There’s a missing phone truck and reports of possible gunfire in a terrible neighborhood, and the cop is like, “Meh, whatever. It’s probably nothing.” Not until blood drips on his car hood does he decide something’s wrong.
Backup is swift to arrive at Precinct 13, but not until after the heroes barbecue dozens of gangsters.
Filmed on a $100,000 budget, Assault didn’t have many locations to choose. Most of the action occurs in and around the precinct station, shot on a California lot. The camera and characters are forced to explore every room. We want to know where the characters are each moment, so we can understand if they’ve forgotten to cover an entrance.
The station has an upstairs that is unused and never seen. The double front doors swing open, and don’t seem to have even a latch, much less a lock, on them. Bishop and Wells both stand there and look out the window and, amazingly, are not shot.
There’s a back entrance that is barricaded, and it leads to a hall along the cells and through a door into the main lobby. Two other rooms connect to the lobby. Every painted surface is beige. You could draw a map of the facility and understand where people are all the time.
The police station is in its final day of functionality, so boxes and crates are everywhere. More beige. Even Bishop’s uniform is beige. My guess is that the producers thought red blood packets would pop on beige, and they certainly do.
Because the confines are so tight, the characters spend much time and dialogue sorting out who will go where. The audience thinks about tactics as the characters do. Bishop places the people most of the time. Leigh guards the back and Wells the front, while Napoleon and Bishop shoot the hell out of guys trying to climb into the side rooms. The camera is in many places, but always inside that lobby and adjoining rooms. The geography is easy to decipher.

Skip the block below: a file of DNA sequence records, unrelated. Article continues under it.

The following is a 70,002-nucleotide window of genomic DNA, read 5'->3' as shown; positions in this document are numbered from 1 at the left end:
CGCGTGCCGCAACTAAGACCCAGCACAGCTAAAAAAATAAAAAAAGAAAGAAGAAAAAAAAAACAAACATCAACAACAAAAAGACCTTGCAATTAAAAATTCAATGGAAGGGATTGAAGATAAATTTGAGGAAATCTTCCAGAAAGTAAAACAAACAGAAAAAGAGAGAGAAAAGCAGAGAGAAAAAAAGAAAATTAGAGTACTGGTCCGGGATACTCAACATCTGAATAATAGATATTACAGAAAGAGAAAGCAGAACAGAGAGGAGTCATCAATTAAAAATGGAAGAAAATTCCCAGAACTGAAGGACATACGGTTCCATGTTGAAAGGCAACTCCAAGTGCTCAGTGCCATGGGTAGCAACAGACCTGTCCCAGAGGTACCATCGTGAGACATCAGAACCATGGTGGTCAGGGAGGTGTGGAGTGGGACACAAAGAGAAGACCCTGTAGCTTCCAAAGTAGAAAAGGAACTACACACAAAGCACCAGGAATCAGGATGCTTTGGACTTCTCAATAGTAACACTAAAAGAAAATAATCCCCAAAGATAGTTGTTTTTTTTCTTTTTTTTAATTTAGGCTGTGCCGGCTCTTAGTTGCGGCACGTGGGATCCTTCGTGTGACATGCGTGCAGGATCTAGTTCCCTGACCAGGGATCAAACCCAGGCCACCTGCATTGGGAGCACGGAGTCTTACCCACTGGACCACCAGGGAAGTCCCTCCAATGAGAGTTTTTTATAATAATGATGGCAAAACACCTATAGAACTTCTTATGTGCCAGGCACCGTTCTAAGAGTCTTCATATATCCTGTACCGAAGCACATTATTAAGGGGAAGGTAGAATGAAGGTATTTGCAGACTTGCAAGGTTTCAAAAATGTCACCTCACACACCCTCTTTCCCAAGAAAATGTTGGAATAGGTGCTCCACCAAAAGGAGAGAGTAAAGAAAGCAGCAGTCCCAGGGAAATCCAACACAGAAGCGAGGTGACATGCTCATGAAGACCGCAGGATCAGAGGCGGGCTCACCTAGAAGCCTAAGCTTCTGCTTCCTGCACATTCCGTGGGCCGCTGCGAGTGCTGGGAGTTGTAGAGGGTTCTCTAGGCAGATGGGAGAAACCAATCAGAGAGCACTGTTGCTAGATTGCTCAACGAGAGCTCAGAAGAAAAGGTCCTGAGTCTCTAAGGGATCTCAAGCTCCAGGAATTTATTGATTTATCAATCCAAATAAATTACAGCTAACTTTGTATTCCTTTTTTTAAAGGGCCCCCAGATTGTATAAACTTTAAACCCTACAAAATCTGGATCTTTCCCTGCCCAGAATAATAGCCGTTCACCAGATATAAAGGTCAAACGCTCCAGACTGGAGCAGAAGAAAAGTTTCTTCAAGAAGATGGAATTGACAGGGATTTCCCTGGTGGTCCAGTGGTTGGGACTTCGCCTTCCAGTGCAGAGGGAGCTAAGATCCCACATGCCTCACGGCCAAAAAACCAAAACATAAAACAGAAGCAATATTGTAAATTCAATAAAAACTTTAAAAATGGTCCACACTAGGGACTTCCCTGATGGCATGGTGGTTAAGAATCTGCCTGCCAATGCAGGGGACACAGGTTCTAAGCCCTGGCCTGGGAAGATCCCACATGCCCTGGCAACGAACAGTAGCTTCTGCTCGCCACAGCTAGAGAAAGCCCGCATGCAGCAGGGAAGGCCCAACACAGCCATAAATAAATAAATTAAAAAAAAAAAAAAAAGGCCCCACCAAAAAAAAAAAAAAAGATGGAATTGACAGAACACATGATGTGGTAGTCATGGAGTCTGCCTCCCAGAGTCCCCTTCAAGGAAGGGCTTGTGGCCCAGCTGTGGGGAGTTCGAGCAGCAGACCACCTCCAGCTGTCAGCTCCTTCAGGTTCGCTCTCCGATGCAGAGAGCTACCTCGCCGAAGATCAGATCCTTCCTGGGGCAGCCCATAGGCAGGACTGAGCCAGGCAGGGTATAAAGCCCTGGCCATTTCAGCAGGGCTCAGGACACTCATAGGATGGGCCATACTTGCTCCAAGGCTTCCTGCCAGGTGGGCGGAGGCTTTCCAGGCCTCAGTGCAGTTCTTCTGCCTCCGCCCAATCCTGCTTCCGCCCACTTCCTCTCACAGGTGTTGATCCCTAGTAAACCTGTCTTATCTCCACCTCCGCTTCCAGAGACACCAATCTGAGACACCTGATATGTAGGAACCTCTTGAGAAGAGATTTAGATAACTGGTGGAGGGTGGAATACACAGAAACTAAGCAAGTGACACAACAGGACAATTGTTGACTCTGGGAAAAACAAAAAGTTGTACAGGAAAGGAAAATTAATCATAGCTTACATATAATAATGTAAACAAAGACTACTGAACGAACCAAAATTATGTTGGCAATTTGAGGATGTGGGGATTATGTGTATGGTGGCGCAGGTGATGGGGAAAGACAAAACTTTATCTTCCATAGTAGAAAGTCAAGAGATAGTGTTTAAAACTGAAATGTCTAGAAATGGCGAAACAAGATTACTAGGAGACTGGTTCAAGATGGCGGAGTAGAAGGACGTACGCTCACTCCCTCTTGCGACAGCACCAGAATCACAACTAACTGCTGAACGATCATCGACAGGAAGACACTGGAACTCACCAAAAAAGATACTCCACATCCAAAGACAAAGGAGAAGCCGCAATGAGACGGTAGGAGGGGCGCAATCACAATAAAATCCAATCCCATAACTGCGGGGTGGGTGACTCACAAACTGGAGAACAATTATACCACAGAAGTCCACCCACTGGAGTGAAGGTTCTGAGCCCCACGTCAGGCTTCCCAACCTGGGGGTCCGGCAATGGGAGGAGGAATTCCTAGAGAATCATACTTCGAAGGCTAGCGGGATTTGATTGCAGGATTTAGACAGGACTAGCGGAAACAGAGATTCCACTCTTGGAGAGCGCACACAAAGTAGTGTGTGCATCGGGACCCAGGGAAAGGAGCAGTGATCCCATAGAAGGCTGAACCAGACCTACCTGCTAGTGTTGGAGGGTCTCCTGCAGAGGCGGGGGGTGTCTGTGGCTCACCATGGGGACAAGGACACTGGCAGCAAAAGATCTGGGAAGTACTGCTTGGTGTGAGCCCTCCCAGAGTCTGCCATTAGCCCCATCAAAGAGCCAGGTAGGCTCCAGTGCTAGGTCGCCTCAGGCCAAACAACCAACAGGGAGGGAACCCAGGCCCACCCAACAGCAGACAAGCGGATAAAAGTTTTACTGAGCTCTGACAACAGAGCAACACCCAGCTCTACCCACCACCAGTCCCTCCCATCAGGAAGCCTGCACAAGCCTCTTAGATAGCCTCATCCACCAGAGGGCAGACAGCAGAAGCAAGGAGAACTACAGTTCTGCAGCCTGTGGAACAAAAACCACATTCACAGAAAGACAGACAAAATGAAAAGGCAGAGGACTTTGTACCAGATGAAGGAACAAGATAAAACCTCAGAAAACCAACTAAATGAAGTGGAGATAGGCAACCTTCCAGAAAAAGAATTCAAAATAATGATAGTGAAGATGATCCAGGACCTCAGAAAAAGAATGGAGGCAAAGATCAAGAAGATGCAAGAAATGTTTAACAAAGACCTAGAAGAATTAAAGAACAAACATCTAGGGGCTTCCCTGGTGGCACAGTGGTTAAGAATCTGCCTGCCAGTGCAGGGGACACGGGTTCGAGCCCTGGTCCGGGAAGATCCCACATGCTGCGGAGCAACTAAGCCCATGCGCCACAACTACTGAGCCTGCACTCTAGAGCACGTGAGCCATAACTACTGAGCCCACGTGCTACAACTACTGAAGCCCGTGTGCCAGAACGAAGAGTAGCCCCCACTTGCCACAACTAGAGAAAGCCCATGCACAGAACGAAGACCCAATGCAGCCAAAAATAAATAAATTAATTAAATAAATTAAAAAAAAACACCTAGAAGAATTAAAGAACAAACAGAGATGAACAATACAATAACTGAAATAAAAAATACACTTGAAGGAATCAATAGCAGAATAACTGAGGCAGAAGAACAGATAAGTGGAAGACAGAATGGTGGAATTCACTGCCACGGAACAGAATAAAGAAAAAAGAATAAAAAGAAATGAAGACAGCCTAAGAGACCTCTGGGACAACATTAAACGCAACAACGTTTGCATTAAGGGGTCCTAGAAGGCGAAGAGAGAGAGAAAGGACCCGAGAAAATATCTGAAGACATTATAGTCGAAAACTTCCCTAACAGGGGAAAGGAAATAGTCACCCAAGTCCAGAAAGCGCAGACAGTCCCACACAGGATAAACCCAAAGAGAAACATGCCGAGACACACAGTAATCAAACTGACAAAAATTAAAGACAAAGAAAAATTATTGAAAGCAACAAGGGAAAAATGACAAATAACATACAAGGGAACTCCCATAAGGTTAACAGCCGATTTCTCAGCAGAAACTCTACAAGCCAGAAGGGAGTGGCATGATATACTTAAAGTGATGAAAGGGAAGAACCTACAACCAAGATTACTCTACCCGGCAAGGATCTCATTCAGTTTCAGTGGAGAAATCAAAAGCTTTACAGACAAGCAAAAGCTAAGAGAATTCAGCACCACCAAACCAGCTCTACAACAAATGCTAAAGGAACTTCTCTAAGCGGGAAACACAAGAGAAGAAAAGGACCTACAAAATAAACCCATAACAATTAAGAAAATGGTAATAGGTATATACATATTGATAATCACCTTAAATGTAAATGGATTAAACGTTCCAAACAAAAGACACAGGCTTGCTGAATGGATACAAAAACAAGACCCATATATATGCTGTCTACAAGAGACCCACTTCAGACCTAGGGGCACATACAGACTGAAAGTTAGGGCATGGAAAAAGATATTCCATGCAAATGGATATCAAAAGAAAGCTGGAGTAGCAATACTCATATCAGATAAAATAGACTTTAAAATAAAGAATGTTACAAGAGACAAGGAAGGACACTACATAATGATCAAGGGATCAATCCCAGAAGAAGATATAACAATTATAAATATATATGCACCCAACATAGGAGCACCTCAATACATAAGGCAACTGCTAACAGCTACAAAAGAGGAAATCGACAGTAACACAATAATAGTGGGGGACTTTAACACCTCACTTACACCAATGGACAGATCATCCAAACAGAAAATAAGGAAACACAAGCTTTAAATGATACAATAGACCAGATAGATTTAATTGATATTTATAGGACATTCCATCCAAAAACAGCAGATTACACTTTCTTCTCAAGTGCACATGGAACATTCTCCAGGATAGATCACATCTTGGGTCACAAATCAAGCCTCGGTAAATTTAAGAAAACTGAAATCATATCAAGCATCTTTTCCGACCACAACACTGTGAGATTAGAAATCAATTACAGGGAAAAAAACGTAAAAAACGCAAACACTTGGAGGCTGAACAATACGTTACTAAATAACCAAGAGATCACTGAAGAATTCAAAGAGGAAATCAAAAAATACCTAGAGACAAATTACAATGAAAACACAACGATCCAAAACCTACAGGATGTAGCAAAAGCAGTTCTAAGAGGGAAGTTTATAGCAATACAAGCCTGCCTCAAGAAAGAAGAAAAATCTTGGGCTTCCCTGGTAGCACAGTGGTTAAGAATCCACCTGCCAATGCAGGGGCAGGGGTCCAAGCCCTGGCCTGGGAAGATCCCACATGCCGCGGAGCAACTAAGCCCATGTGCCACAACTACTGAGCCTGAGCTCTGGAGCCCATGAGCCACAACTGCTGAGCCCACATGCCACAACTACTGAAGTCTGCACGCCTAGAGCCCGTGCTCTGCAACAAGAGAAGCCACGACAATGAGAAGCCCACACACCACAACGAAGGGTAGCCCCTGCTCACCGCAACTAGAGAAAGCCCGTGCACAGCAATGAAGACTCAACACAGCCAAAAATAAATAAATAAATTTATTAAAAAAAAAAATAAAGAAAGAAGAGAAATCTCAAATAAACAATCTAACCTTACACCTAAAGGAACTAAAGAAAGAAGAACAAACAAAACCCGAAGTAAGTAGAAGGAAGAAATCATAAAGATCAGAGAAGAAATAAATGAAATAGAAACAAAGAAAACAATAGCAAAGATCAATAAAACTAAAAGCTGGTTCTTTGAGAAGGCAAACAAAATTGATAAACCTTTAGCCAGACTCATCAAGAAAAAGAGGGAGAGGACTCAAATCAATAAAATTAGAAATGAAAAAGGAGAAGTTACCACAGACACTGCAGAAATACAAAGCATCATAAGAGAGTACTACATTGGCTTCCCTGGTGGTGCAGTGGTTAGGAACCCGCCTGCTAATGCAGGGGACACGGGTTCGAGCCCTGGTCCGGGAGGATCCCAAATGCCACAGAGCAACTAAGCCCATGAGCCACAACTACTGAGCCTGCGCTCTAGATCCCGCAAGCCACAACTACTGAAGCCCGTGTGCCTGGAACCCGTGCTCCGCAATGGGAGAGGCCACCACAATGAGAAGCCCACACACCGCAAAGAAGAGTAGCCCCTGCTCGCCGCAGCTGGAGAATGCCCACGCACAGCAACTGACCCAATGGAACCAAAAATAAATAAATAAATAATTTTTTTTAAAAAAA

Outside the station, in the great big world, are vacant lots and decrepit buildings. The LA area in the 1970s appears to be a bright, sunny, hell hole. The land appears empty enough that cars could drive where they please, avoiding roads, and arrive faster.
Assault could have said a lot about the declining inner cities America endured during the White Flight period of the ’60s and ’70s. Carpenter avoids such commentary. This movie is about bad guys swearing a blood oath to kill police. It’s not about tax policies or racism or police brutality or Robin Hood small time crooks. Very Bad Guys try to kill Good People.
Carpenter focuses on the besieged characters. Napoleon is calm and wants a smoke. He lives for the violence. Consider his grin after Bishop tosses him a shotgun. Leigh is calmer and straight-faced. Her version of a grin is a raised eyebrow and an uptick in one corner of her lips. Bishop trusts the good luck that befalls good people. He believes that the bereaved dad deserves protection, even at the cost of his own life.
A radio newscaster in the film comments on the unusual diverse nature of the Street Thunder gang that besieges the station. A Hispanic man, a white man, and two black men are the gang leaders who swear the blood oath.
Not mentioned is the diverse cast of heroes. Bishop is a black man, as is the prisoner Wells, Leigh a white woman, and Napoleon a white man. These ethnic makeups closely resemble that of Los Angeles.